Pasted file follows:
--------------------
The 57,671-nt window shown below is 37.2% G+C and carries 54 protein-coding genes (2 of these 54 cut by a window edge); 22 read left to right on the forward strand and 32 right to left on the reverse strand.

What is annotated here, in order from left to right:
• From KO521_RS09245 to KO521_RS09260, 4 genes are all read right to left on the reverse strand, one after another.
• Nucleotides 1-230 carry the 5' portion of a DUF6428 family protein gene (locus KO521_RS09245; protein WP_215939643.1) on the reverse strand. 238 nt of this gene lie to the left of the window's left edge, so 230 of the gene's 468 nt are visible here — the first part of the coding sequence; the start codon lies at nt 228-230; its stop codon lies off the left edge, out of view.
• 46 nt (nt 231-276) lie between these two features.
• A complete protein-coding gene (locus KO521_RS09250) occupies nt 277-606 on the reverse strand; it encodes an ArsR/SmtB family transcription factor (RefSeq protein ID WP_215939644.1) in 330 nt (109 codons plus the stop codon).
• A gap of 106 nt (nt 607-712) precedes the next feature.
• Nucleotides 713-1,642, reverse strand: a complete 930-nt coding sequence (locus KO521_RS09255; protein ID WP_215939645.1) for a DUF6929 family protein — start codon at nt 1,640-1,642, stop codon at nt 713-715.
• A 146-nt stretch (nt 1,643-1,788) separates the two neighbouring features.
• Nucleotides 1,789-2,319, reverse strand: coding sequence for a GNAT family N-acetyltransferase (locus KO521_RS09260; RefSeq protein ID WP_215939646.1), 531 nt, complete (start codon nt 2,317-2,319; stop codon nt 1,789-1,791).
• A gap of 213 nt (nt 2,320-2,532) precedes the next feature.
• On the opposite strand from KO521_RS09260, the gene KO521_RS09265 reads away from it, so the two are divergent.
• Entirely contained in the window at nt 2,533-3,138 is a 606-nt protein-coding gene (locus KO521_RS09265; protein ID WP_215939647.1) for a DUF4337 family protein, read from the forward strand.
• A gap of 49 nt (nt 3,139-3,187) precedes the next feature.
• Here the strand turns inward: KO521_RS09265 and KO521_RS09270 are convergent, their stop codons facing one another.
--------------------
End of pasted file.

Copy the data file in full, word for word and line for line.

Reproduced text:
The 57,671-nt window shown below is 37.2% G+C and carries 54 protein-coding genes (2 of these 54 cut by a window edge); 22 read left to right on the forward strand and 32 right to left on the reverse strand.

What is annotated here, in order from left to right:
• From KO521_RS09245 to KO521_RS09260, 4 genes are all read right to left on the reverse strand, one after another.
• Nucleotides 1-230 carry the 5' portion of a DUF6428 family protein gene (locus KO521_RS09245; protein WP_215939643.1) on the reverse strand. 238 nt of this gene lie to the left of the window's left edge, so 230 of the gene's 468 nt are visible here — the first part of the coding sequence; the start codon lies at nt 228-230; its stop codon lies off the left edge, out of view.
• 46 nt (nt 231-276) lie between these two features.
• A complete protein-coding gene (locus KO521_RS09250) occupies nt 277-606 on the reverse strand; it encodes an ArsR/SmtB family transcription factor (RefSeq protein ID WP_215939644.1) in 330 nt (109 codons plus the stop codon).
• A gap of 106 nt (nt 607-712) precedes the next feature.
• Nucleotides 713-1,642, reverse strand: a complete 930-nt coding sequence (locus KO521_RS09255; protein ID WP_215939645.1) for a DUF6929 family protein — start codon at nt 1,640-1,642, stop codon at nt 713-715.
• A 146-nt stretch (nt 1,643-1,788) separates the two neighbouring features.
• Nucleotides 1,789-2,319, reverse strand: coding sequence for a GNAT family N-acetyltransferase (locus KO521_RS09260; RefSeq protein ID WP_215939646.1), 531 nt, complete (start codon nt 2,317-2,319; stop codon nt 1,789-1,791).
• A gap of 213 nt (nt 2,320-2,532) precedes the next feature.
• On the opposite strand from KO521_RS09260, the gene KO521_RS09265 reads away from it, so the two are divergent.
• Entirely contained in the window at nt 2,533-3,138 is a 606-nt protein-coding gene (locus KO521_RS09265; protein ID WP_215939647.1) for a DUF4337 family protein, read from the forward strand.
• A gap of 49 nt (nt 3,139-3,187) precedes the next feature.
• Here the strand turns inward: KO521_RS09265 and KO521_RS09270 are convergent, their stop codons facing one another.